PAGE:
Tuesday, November 11, 2008

Don't Look Down by Jennifer Crusie & Bob Mayer ****

I think this might be my first collaboratively-authored book ever, and it's an interesting concept. Crusie wrote the female POV/romance sections and Mayer, a former Green Beret with a passel of best-selling thrillers under his belt wrote the guy stuff. You know, the Glocks and Special Ops stuff. Together they've written 2 books, this being the first, in what I guess is romantic suspense genre.

Truly, I enjoyed quite a lot of it - although there were plenty of times I was confused and felt the writing and the story went off track. Way off track. Like, they needed a GPS, a laptop and night goggles to get back. And frankly, I had a real hard time buying the Relationship. First off, it was only 4 days - and excuse me, but Mr Hero was pretty busy boinking someone else on Day 1 so that was, well, off-putting. It had me thinking: and then he suddenly is in love with Ms Heroine? When did that develop?

The Heroine is Lucy Armstrong, a Wonder Woman lookalike - tall, long dark hair, great build. She's an ad director, formerly married to a stunt coordinator, Nash, who calls her in to direct the last 4 days of the movie he's working on, Don't Look Down. The movie's stars are Bryce and Althea - the movie's production assistant is Lucy's sister Daisy, who has a 5 year old daughter named Pepper who has a Wonder Woman fetish.

The Hero is J.T. Wilder, a Green Beret/Special Ops guy (not a SEAL) (sorry, all the different military stuff confused me, so I had to note that) who is hired by Bryce (movie star) to be his consultant/stunt double on the film after the original director dies and most of the crew including his current stunt double quit. J.T.'s backup singers include Rene LeFavre, a Cajun special ops buddy and a CIA guy whose name escapes me now. Crawford, I think.

The stunts being shot apparently make no sense whatsoever since the movie was supposed to be romantic comedy, with the lead actor an accountant, not military. But some Irish guy Finnegan has put some money into the film and wants the stunts added in and is promising a lot of money to make it happen. So everyone is doing whatever they can to make it happen, in spite of the odds against the stunts they have planned working. (Oh, and I figured out way early on what they were looking to do - I guess it wasn't supposed to be that big a secret, but it sure took J.T. a long time to figure it out. Hint: the bridge is over a RIVER with boats. Duh.)

There's a Russian mobster, a case of jade phalluses being sought for their ability to enhance male potency, $50 million dollars to be repaid, and some crazy shenanigans with the alphabet including CIA/FBI/ASPCA (Ok, I stole that from the book, it was kinda funny). J.T. is first going along for the consulting fee, then he's tapped by the CIA to be working on the inside, under cover, then... well, keep a notebook handy to keep track of who is what in this book, it's confusing. Real confusing - lots of names, lots of characters, and they can never decide whether to refer to them by the first or last name, so double the confusion. No, go ahead and triple it.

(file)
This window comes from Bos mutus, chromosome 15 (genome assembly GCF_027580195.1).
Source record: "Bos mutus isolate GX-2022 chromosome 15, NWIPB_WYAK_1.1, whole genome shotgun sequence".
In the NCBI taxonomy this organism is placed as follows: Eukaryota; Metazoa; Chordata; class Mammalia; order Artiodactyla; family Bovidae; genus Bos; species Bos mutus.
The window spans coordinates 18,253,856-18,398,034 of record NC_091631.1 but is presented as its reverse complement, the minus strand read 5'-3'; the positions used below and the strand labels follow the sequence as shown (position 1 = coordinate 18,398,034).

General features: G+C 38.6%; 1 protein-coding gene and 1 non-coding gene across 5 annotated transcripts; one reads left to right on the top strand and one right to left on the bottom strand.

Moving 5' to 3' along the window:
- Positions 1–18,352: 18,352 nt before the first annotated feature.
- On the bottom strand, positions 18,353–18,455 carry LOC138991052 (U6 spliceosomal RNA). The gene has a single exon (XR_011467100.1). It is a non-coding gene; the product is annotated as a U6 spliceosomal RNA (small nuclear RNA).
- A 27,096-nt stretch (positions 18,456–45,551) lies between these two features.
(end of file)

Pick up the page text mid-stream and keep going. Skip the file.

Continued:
Here's some stuff that did not make sense: Finnegan is theoretically IRA, but apparently we are lead to believe his accent is fake. If the accent is fake, who was he? Just some idiot? And why did people look up at the night sky in the middle of the day? And someone needs to explain to me again about Daisy and the medicine she was taking, because really, it did not make any sense at all - it seemed it was there only to be available for the final scene. And now that I'm done - who were the bad guys?? Cuz there was so much mis- and re-direction at the end that I don't think even the authors were sure. They never did make the connection with the Ghost - who hired him, who funded him, what was his angle?

And the most pressing question of all: does Moot the alligator qualify as Notable Pet? I'm thinking Not since she wasn't domesticated. But I'm tagging the post anyway, just in case.

Well, by the time I got to the end, I was feeling a 4-star finish, so even though a large part of the plot made absolutely no sense whatsoever - and hey, Mayer? Your hero did not have anywhere near the kind of self-control I've come to expect in military heroes in romance novels - I am going with 4 stars. Maybe 3.75, but I always round up.

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